Major geographic differences were observed in Questions 10, 11 and 12, with Tbilisi being in a better position in all cases. Question 12: the financial situation of households outside the capital is worse, with 59% of respondents reporting that they are running into debts, compared to 51% in Tbilisi. About 44% of Tbilisi citizens interviewed are just managing to make ends meet on their income or even save some money, while this number is a much lower- 34% -for rest of the country. Question 11: Georgia is essentially a society of pessimists, as we described in the previous month's CCI publication, but logically pessimism is higher outside the capital. 11.3% of Tbilisi's respondents report that they are likely to save some money over the next 12 months, while the same number for the rest of Georgia is just 4.9%. Question 10: in view of the general economic situation, 55% of Tbilisi citizens think that now is good moment to save money, while only 38% of population outside the capital think so.

Tbilisi falls back when it comes to price developments (Questions 5 and 6). Fewer people are satisfied with how prices have changed over the past year compared to the rest of Georgia. About 58% of Tbilisi citizens think that prices have remained the same or have even declined over the past 12 months compared to 66% outside the capital. Accordingly, fewer people (54%) in Tbilisi hope that prices will remain the same or fall over the next year compared to the rest of Georgia (58%).

The education factor

The Consumer Confidence Index differs significantly by the education levels of the respondents. The Expectations Index improved for everybody regardless of education, but the rise in expectations was less pronounced among people with higher education (0.2 points compared to a 4.0 point rise for people without higher education). The Present Situation Index moved in the opposite direction for these two groups: it increased for people without university degrees by 3.8 points (to -13.2 points) and decreased for those with degrees by 1.5 points (to -5.6 points). Thus, in April 2013 the expectation gap between people with and without higher education decreased slightly compared to March 2013, with educated people still considering their current situations to be better and being more optimistic for the future. The overall CCI for people with higher education amounted to -3.7 points (down by 0.7 points) while for the rest of the population it stood at -9.1 points (up by 1.2 points).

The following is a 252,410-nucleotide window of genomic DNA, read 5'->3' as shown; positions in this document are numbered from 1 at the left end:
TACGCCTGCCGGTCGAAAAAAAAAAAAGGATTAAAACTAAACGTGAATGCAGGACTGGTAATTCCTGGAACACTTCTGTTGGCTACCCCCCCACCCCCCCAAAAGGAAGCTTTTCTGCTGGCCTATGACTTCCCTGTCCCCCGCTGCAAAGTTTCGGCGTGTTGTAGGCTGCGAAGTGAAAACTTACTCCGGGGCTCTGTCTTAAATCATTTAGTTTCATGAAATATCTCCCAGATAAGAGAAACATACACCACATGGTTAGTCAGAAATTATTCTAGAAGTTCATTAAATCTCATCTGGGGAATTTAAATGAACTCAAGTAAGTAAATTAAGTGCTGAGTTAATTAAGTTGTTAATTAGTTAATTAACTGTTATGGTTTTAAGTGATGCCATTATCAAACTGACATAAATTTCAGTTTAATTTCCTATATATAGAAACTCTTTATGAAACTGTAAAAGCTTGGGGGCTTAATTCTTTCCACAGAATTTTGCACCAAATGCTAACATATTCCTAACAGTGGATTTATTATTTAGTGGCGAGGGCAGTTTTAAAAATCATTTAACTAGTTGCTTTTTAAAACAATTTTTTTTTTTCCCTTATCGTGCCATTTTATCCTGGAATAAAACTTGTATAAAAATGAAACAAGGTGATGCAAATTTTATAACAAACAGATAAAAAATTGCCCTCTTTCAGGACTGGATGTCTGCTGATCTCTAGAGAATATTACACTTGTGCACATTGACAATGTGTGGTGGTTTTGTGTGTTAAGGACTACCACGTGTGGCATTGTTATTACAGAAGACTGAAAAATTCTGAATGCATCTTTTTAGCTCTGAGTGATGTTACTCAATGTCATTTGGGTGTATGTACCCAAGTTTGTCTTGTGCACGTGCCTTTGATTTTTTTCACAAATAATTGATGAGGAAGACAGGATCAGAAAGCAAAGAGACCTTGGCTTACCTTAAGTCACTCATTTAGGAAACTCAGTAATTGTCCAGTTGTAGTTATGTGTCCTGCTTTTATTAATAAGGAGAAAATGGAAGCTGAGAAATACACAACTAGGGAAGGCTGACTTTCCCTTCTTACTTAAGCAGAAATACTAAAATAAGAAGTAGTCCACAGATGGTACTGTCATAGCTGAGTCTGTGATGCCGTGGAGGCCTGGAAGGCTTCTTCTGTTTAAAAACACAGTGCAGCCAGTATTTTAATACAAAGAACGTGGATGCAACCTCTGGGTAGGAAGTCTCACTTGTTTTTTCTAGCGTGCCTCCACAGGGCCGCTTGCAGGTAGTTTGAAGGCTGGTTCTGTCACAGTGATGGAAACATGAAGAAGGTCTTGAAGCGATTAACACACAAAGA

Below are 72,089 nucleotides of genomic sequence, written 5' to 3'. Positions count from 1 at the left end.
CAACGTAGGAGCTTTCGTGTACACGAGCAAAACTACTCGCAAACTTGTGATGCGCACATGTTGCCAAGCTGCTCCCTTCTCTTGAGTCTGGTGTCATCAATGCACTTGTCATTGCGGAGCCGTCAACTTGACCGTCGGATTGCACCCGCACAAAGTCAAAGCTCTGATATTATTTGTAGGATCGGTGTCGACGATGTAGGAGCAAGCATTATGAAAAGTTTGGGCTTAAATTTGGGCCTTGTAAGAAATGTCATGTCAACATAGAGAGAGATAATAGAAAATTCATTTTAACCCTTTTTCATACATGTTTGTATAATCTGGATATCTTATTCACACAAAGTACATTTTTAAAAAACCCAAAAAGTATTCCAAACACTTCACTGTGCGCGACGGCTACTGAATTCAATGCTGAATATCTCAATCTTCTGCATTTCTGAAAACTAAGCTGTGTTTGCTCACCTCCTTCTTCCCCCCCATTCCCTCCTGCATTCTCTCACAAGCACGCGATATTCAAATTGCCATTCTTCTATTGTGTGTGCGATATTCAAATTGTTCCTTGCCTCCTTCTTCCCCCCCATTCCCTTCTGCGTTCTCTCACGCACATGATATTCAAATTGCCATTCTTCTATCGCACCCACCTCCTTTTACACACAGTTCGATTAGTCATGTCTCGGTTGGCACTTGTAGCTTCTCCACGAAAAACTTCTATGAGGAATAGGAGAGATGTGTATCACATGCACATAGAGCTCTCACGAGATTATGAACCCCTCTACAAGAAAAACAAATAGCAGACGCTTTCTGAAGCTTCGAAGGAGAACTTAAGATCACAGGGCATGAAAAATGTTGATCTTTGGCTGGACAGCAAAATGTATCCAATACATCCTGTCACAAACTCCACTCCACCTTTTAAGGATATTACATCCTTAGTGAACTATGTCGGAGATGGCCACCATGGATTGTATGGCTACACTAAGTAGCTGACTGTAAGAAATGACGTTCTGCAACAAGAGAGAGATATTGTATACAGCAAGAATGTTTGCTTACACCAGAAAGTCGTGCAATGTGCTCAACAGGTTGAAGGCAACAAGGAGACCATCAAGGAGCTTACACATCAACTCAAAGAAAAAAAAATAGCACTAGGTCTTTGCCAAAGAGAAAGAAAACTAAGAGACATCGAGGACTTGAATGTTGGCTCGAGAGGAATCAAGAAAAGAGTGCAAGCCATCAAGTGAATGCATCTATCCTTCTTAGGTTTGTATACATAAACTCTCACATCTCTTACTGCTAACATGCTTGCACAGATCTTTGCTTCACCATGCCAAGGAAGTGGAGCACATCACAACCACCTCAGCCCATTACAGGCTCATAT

Significant differences were detected in the assessment of the present situation, with educated people exceeding in the majority of parameters. As usual, the most pronounced difference related to Question 8. Here, 36% of respondents with higher education think that now is an opportune time for major purchases, while only 23% of lower qualified people hold the same opinion. While the Present Situation Index of people with higher education has been consistently increasing since May 2012, it was decreasing for people without higher education until October 2012, when it started to increase, and after a significant decline in March, is now going up again. Overall, people with higher education assess their current and expected financial situations more positively. They have greater optimism and believe more firmly in favourable changes to the general economic situation.